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The Pathology of Desire in Daphne du Maurier’s Short Stories

The Pathology of Desire in Daphne du Maurier’s Short Stories (2022)

Dr Setara Pracha

Senior Research Fellow, University of Buckingham


Last night I dreamt I went to Cannon Hall again...



I was unaware at the time but my association with Daphne du Maurier began long ago.

When I was seven, I attended King Alfred’s School in north London and I had a friend who lived in Hampstead in a big old house with iron gates and a gravel drive. There was a terrace in the private garden and we had fun sleepovers. She subsequently became an artist and over the years we lost touch, but when I researched du Maurier family photographs for my doctoral research, I recognised a place I knew I had visited. I was grown-up before I encountered Daphne du Maurier’s writing, and with pleasing symmetry, the facts are worthy of a du Maurier plot.

My doctoral research had led me back to an author in whose childhood home I too had played.

As a fledgling academic at the University of Buckingham I was given the Women Writers module to teach and I swiftly realised that this was a chance to present new, and forgotten, authors to my fresh-faced undergraduates. Daphne du Maurier was an ideal candidate for inclusion as a literary experimenter, the author of the first gothic novel of the twentieth century, the mistress of the short story form and... a gimlet-eyed observer of human foibles with a keen sense of the ridiculous. Hitherto, students might not be aware of her work and I knew the short fiction contained controversial elements to provide material for stimulating tutorials, the core element of teaching practice at the University of Buckingham.

However, when I suggested to my colleague that du Maurier was a great candidate for my revision of the module, the professorial response was couched in the pejorative lexis of ‘middle-brow’, ‘uncanonical’ and ‘popular’. This enraged me, as it called to mind literary sage Arthur Quiller-Couch telling his close friend Daphne that, ‘the critics would never forgive her for writing Rebecca.’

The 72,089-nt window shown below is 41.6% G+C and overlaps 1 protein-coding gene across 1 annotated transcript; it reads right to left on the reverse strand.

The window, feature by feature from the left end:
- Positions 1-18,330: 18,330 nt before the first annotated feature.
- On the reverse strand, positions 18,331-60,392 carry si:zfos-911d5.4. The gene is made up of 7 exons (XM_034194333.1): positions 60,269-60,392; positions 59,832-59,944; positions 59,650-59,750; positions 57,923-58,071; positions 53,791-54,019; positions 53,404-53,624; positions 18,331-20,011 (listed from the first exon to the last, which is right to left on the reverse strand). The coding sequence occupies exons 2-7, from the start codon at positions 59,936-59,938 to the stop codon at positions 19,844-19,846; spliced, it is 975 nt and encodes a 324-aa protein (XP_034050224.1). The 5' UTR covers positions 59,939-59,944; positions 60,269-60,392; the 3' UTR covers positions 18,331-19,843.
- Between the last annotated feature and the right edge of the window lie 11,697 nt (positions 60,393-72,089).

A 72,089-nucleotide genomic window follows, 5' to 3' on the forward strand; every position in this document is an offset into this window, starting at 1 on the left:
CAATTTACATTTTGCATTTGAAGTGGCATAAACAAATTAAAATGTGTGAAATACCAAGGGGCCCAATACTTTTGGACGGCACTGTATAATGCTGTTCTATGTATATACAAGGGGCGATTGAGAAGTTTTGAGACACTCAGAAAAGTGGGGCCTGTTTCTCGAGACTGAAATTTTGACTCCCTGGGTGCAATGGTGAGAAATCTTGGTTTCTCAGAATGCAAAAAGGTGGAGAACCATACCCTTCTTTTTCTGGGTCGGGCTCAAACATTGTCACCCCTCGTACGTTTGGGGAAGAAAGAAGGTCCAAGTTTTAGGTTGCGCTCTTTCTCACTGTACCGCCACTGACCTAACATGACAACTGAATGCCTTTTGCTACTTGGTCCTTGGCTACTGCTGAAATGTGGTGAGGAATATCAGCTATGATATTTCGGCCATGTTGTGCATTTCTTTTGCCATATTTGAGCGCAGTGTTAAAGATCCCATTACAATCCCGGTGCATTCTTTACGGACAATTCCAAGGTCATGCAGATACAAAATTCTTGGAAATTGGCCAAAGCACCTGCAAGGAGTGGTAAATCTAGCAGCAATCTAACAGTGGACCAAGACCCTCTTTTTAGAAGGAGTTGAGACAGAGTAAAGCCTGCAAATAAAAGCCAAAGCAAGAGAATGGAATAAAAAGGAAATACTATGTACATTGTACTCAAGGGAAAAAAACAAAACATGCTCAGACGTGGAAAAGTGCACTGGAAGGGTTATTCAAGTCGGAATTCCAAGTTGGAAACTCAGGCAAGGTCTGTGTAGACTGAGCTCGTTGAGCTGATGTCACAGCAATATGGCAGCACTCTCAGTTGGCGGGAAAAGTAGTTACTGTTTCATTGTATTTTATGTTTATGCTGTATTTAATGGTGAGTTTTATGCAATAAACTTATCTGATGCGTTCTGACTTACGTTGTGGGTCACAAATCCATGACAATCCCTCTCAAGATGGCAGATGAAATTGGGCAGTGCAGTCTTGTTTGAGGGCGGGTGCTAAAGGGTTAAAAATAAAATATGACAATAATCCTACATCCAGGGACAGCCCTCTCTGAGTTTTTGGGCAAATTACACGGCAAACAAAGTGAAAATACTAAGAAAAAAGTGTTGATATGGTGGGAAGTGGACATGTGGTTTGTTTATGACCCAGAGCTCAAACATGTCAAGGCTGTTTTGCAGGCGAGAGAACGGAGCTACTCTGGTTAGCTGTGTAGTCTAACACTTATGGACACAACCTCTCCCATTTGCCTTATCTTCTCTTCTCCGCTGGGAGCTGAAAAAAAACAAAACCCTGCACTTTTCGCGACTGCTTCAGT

Question: Was the subtle, engaging fiction of a sophisticated writer which critiqued her times, gender, politics and the Establishment to be thus relegated? 

Answer: No, because my thesis topic had finally found me.

I spent three years researching my PhD project, rereading all reviews, criticism and primary texts; visiting Fowey and the festival; happily foraging in the archives at the University of Exeter. To my delight in my reacquaintance with her corpus I found Daphne du Maurier to be both immensely readable and insightful, shocking, mordantly funny, and grim. As she is habitually regarded as a novelist I decided to concentrate on her stories, short and long, as this overlooked genre demands great artistry to create and yet tends to be marginalised academically. (Something I know the author was grumpy about). I wanted to reposition du Maurier as a writer worthy of greater academic respect, and, the short story form as one that merits more attention. Unlike the novel form, a story demands the creation of an entire world with brevity and though entertaining, du Maurier’s narratives were clearly more than ripping yarns. 

At first reading her short fiction seems to handle the human body realistically but this belies the symbolic subtext, which often focuses on one somatic area such as the feet or eyes, allowing a broader discussion of impairment, articulation, gender or disability. And, although she is not known as a modernist her work lingers on the fringes of the movement and elements of fragmentation, temporality and open-endedness can be found throughout the corpus. The twin aspects of desire and the corporeal were the core of my reassessment which posits du Maurier as writing her critique of British society on the human form.

This week sees the publication of that research in book form, a proud moment following many public talks, and a paper presented at the first international conference on Daphne du Maurier in Le Mans in 2019. My hope is that her family, scholars and fans will be pleased that this research puts Daphne du Maurier back in the intellectual limelight as a literary giant where she belongs, and I trust that somewhere, somehow, she knows and is glad.

Buckingham, 2022

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